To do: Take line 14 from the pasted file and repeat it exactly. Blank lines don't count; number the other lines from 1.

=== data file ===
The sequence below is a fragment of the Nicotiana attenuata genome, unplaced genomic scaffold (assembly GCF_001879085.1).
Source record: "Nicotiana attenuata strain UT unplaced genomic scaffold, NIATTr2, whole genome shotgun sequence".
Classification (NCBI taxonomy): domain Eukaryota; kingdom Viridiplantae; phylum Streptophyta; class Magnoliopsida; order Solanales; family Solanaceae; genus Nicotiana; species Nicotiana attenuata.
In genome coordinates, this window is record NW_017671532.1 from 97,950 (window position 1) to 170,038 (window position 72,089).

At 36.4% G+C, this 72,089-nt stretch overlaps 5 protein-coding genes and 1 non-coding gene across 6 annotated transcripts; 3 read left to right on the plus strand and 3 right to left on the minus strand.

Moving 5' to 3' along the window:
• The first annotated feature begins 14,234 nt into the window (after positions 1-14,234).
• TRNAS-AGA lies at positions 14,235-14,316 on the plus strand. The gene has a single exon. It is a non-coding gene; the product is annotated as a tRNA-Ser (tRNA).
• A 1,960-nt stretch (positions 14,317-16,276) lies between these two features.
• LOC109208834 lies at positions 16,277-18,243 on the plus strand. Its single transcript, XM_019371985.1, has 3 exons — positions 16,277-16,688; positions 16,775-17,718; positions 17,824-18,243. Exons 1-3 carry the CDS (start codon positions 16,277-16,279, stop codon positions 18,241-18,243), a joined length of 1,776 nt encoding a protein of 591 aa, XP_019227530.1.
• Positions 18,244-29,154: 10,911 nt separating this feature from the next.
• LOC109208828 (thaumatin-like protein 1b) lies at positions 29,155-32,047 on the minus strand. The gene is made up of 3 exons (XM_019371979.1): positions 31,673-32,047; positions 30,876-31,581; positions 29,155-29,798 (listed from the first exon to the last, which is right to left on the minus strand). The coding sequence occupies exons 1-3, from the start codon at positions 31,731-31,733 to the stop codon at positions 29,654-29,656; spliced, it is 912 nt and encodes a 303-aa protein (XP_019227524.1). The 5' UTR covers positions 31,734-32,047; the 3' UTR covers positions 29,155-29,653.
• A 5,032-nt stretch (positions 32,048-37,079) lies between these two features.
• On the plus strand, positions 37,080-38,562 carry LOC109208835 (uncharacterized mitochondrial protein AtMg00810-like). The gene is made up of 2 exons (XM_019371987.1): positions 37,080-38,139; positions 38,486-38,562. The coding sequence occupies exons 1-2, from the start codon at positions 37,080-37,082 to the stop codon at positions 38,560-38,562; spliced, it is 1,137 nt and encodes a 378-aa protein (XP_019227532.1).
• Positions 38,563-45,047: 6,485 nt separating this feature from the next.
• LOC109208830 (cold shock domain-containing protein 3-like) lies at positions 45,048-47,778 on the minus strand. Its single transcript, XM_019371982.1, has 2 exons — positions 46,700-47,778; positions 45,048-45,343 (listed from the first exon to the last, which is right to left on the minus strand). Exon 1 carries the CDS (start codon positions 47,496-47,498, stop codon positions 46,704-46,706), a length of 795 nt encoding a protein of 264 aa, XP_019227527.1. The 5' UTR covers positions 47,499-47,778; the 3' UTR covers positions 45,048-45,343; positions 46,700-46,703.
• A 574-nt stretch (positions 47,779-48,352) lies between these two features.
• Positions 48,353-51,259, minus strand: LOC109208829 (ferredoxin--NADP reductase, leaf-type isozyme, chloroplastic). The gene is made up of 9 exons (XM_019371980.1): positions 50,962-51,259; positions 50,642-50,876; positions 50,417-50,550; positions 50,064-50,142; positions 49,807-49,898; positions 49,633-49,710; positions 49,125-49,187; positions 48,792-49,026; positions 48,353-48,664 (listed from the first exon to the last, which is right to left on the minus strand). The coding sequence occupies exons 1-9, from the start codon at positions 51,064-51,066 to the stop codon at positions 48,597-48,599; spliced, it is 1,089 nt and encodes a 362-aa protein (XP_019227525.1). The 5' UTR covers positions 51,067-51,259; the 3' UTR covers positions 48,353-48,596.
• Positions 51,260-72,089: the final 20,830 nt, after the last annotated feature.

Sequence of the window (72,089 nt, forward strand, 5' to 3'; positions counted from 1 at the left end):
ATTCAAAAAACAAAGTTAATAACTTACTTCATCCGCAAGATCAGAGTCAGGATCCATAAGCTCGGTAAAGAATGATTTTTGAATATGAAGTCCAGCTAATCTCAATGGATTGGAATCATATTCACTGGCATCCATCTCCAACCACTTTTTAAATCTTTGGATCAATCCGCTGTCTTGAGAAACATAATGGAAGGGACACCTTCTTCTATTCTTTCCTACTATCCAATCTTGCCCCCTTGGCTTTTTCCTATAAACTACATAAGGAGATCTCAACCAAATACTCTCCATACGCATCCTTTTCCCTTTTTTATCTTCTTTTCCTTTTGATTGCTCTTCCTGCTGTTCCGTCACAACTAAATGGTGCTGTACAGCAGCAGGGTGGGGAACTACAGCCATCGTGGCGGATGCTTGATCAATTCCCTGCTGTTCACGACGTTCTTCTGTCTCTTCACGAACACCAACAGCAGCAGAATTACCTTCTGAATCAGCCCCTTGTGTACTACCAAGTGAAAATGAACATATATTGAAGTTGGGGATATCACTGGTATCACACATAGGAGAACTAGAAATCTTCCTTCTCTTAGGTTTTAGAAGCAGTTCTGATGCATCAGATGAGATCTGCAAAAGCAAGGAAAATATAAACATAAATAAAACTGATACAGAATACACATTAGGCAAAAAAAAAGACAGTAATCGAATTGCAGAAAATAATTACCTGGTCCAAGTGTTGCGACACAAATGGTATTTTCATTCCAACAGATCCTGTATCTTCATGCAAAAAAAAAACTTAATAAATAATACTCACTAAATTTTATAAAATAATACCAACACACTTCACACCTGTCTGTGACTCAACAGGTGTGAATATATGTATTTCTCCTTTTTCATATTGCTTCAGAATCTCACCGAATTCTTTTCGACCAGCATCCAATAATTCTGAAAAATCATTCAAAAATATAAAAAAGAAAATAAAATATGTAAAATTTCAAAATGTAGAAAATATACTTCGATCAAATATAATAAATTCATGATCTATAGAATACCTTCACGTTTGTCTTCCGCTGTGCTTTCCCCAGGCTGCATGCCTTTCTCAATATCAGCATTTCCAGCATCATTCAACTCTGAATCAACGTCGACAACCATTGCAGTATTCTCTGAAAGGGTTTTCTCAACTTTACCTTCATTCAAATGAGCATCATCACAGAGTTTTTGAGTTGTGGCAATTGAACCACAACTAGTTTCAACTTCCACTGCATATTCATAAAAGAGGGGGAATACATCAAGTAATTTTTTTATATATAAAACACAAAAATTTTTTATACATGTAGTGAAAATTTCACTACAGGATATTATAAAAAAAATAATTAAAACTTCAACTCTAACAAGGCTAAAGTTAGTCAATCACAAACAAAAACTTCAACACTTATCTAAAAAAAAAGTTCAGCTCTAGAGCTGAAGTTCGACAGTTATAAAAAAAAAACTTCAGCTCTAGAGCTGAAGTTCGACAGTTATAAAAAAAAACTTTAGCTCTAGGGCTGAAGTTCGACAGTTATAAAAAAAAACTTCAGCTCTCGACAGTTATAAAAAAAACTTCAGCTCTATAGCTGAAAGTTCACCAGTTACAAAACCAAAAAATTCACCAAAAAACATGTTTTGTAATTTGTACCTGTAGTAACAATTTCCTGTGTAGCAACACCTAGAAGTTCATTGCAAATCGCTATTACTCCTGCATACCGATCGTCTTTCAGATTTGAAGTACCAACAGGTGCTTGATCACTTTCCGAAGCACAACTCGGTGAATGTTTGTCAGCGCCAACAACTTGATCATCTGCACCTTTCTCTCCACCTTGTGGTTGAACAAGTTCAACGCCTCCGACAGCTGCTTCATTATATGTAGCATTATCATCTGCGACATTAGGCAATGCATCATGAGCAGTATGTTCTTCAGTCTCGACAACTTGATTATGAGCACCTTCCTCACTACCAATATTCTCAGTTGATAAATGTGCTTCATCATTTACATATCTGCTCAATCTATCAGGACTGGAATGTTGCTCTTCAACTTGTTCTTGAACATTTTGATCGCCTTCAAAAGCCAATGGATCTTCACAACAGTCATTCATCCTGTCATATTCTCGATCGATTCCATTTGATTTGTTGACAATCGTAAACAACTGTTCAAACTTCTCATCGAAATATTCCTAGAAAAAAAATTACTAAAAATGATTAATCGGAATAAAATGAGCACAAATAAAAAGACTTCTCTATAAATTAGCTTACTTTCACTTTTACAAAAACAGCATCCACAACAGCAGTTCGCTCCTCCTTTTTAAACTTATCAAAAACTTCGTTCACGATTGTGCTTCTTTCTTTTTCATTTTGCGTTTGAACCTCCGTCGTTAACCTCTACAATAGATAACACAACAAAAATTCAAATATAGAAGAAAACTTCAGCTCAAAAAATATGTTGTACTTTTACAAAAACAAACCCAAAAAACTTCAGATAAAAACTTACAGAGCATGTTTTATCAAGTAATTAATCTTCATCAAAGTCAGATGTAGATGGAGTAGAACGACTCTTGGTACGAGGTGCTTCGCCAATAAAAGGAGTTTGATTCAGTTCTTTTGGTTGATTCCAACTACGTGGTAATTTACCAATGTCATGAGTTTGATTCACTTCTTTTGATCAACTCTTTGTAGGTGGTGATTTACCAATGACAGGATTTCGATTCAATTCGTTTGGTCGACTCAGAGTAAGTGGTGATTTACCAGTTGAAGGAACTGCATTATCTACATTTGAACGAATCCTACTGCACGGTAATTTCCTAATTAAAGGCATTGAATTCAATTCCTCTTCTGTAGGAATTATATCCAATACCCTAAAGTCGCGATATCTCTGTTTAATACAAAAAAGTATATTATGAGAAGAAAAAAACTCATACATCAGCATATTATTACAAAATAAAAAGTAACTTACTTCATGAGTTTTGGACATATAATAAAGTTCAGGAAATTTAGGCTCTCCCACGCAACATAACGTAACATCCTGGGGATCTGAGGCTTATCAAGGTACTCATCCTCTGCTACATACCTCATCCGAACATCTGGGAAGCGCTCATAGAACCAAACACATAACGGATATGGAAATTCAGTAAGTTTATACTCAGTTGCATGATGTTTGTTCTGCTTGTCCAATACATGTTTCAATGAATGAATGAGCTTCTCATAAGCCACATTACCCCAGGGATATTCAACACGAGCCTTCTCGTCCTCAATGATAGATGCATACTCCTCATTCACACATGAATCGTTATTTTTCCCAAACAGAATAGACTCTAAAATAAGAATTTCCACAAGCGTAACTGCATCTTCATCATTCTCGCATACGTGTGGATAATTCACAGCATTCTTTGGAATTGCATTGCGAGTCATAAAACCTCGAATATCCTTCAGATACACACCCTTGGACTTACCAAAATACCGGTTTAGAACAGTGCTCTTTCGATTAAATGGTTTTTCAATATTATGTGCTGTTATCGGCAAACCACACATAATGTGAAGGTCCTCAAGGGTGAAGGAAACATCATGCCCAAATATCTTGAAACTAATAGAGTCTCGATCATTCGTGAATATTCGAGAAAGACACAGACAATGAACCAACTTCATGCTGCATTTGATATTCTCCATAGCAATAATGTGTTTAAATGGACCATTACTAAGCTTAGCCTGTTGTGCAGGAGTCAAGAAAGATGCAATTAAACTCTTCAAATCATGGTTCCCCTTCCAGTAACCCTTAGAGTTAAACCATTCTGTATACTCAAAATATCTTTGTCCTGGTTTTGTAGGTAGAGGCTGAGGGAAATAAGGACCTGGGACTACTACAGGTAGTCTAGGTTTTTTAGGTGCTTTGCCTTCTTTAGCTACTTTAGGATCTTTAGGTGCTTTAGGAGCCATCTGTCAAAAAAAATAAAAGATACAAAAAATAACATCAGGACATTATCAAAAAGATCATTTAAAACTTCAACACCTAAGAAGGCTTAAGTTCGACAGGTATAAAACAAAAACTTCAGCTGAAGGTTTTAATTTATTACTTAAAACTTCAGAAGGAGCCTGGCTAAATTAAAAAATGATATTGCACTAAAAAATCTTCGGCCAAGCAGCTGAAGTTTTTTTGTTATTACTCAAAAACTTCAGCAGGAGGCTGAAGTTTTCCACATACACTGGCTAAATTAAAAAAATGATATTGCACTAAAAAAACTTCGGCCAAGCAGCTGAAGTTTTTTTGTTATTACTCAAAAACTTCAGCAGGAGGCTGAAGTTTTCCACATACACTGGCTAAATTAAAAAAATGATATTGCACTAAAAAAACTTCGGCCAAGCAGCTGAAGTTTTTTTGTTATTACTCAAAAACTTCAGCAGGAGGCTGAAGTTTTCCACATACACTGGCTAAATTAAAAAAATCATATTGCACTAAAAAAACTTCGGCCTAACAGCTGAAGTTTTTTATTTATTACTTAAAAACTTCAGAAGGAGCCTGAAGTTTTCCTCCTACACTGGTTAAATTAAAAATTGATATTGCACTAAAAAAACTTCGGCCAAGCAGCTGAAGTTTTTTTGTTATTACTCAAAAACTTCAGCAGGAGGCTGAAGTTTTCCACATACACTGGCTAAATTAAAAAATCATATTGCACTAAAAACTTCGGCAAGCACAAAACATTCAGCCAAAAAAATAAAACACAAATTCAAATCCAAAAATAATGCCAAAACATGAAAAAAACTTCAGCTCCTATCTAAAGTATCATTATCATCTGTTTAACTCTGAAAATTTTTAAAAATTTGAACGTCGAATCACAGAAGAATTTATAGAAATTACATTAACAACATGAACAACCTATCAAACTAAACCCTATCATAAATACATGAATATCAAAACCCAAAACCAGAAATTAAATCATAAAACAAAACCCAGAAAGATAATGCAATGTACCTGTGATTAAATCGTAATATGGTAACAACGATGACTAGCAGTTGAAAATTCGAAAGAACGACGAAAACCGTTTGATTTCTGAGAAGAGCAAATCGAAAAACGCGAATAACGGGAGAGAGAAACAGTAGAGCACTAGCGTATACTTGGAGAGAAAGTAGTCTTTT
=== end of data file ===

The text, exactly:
• On the plus strand, positions 37,080-38,562 carry LOC109208835 (uncharacterized mitochondrial protein AtMg00810-like). The gene is made up of 2 exons (XM_019371987.1): positions 37,080-38,139; positions 38,486-38,562. The coding sequence occupies exons 1-2, from the start codon at positions 37,080-37,082 to the stop codon at positions 38,560-38,562; spliced, it is 1,137 nt and encodes a 378-aa protein (XP_019227532.1).